When Michael Bott flagged a Hanford accounting violation seven years ago, he thought he’d be praised. He was wrong.
Nine months after Bott objected to more than $200,000 in improperly billed garbage fees at Rockwell Hanford Co., his top managers called him upstairs.
They fired Bott on the spot. Armed security guards stripped the 39-yearold budget planner of his security badge and showed him the door.
“My life stopped on June 16, 1987,” he says. “When they took away my badge, they took away my identity. I’m history in this town.”
Bott’s seven-year battle over his firing provides a glimpse into an unusual legal system where nuclear contractors are defended to the hilt by lawyers paid by the taxpayers.
Bott acted as his own attorney until his trial against Rockwell was finally scheduled last year. At the time he was fired, Rockwell ran Hanford for the government.
He doggedly gathered evidence against his former bosses. He borrowed $15,000 from relatives and took out a $10,000 second mortgage to pay the bills.
While Bott scrimped to build his case, taxpayers shelled out $433,531 to Rockwell’s lawyers at Davis Wright Tremaine in Seattle through 1993.
The U.S. Department of Energy approved Rockwell’s lawyer bill under its agreement to assume all legal and financial risks for nuclear contractors.
Testimony in Bott’s trial last fall revealed that Rockwell officials were angry after losing the lucrative Hanford contract in December 1986. The company had to leave the site in June 1987.
Rockwell retaliated against Bott and other employees who pointed out corporate wrongdoing, the evidence showed.
Starting in January 1987, Rockwell gave Bott a series of negative job evaluations - the first he’d received in 13 years on the job.
The Benton County jury sided with Bott and awarded him $211,000. His trial attorney got $32,500 more in legal fees. The attorney spent $15,000 on the trial.
Rockwell appealed last December, so Bott hasn’t seen a nickel so far.
Taxpayers also will pay for the appeal, while Bott, now sick and penniless, is on his own.
His story has as many twists as a Kafka novel.
After losing his $30,000-a-year job, Bott couldn’t find work in a town loyal to Hanford.
He finally took a temporary, minimum-wage job with the U.S. Census Bureau in Richland but was forced to quit when he was diagnosed with multiple sclerosis in 1990. His wife left him two years later as their financial troubles mounted. He was forced onto welfare at $339 a month.
Bott now lives alone on an $887-a-month Social Security disability pension in a sparsely furnished house in West Richland.
Tacked on the wall are photos of his 16-year-old daughter, the only reminder of his former life. Even his dog has cancer.
Bott is bitter about the way he’s been treated. He had tried to report the improperly billed garbage fees to his bosses by filing a formal protest.
“I thought someone would listen. I didn’t go outside, so I wasn’t protected by whistleblower laws. I was a fool,” Bott says.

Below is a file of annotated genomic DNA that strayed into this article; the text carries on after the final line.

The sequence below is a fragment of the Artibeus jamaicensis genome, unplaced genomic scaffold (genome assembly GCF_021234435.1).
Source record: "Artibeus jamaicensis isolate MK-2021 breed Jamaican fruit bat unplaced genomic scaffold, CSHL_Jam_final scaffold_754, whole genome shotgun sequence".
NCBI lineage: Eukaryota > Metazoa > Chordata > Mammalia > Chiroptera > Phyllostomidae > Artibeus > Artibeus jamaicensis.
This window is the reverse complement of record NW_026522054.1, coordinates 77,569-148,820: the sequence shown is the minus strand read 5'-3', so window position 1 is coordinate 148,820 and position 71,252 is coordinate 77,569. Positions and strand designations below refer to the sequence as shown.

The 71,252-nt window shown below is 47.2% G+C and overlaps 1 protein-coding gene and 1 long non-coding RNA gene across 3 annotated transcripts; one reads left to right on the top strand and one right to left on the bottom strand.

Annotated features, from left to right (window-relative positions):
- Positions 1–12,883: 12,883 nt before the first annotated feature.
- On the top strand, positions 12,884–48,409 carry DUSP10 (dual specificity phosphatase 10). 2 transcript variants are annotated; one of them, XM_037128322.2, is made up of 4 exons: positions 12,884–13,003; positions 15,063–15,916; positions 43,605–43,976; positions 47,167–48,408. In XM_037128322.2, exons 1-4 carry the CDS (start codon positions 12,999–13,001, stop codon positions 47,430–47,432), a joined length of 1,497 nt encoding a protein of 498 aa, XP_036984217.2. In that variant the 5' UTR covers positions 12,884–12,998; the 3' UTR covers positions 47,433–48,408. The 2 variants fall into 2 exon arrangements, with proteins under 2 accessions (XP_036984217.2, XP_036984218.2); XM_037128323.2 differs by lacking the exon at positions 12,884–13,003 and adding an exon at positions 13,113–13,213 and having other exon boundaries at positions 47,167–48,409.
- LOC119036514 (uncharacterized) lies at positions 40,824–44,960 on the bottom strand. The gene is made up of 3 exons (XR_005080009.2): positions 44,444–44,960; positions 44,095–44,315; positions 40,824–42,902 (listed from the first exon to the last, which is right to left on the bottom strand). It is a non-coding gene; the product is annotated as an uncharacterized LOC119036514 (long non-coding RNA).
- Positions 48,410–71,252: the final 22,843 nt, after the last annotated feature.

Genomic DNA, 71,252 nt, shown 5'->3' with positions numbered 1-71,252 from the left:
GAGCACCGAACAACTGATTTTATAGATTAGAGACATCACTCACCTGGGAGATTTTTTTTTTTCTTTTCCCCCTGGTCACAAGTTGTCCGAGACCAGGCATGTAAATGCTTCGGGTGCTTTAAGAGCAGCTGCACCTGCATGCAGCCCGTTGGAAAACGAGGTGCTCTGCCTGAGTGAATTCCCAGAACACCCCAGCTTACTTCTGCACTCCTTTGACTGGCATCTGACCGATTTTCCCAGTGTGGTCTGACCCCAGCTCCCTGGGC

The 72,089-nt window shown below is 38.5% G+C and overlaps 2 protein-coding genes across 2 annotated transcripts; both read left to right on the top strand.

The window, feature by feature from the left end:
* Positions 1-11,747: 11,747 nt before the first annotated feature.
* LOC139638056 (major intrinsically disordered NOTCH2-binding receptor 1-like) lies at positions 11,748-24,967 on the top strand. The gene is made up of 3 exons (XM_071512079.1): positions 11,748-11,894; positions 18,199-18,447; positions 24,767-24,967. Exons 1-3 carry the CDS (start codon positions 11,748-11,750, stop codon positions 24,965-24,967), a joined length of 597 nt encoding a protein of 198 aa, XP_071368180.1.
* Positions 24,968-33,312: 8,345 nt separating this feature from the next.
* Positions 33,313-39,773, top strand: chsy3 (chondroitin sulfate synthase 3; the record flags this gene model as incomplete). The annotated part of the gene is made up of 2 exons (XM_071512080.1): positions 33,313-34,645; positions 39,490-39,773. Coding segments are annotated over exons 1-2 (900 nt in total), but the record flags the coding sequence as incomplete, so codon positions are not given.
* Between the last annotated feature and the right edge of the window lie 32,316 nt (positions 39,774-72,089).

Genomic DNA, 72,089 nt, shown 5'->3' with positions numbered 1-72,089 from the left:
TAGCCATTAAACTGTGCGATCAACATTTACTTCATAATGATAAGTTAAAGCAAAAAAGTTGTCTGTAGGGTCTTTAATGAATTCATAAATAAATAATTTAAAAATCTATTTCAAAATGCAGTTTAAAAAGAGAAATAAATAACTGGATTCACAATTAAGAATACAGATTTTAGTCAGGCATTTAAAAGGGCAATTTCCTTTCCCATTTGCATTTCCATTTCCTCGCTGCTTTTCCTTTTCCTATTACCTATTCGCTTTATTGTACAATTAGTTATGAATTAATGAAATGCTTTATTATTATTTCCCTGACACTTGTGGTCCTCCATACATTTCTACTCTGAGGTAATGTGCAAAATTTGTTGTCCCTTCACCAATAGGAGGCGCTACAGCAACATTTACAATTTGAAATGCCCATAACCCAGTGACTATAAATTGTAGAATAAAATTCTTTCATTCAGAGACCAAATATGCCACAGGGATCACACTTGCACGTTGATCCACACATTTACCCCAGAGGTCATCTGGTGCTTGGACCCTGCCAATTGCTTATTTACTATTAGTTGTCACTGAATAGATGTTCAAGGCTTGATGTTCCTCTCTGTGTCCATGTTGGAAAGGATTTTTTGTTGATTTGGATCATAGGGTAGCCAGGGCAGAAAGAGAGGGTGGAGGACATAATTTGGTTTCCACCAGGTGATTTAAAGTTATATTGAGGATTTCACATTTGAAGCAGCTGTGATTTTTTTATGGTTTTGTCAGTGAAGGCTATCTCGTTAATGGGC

“What bothers me the most is they are able to fire people with impunity. They fired me from a lifetime job, and my life went into the toilet.”
Westinghouse Hanford Co., Rockwell’s successor, is also involved in Bott’s case, even though it’s not a defendant.
Under a 1987 agreement with Rockwell and the DOE, Westinghouse agreed to help Rockwell with legal issues involving former Rockwell employees.
Bott was fired 11 days before Westinghouse replaced Rockwell. Many of his colleagues joined Westinghouse.
In 1991, DOE Chief Counsel Eugene Pride rebuffed Bott’s efforts to subpoena several DOE officials about the lack of oversight of Rockwell and the garbage rates.
Westinghouse attorney Robert Carter also objected to Bott’s subpoenas to former Rockwell workers.
“Westinghouse and DOE were trying to break me,” Bott says.
“DOE fought him tooth and nail. They treated him really badly - and he still won,” says Tom Carpenter, an attorney for the Government Accountability Project, an organization that represents whistleblowers, but isn’t helping Bott.
Westinghouse attorney Robert Dutton says the company cooperated with evidence-gathering in the Bott case. Carter, the former Westinghouse attorney, is no longer at Hanford. Pride is retired.
Robert Carosino of DOE’s legal office in Richland says Energy Secretary Hazel O’Leary is trying to resolve many of the whistleblower cases.
“It’s not the policy of the department to ruin people,” Carosino says.
The DOE has not responded to Freedom of Information Act requests for how much taxpayers have spent fighting Bott’s case this year.
O’Leary invited Bott to Washington, D.C., a year ago as part of her campaign to stop retaliation against nuclear workers who report waste, fraud and mismanagement.
She met privately with Bott and two dozen other whistleblowers, and wrote Bott a thank-you note after the meeting.
On Oct. 17, O’Leary announced new policies to protect whistleblowers and curtail legal fees.
But Bott’s case remains unresolved.
“She made us a bunch of promises when we met with her,” he says. “It’s sad - people whose lives have been devastated were clinging to what she had to say.”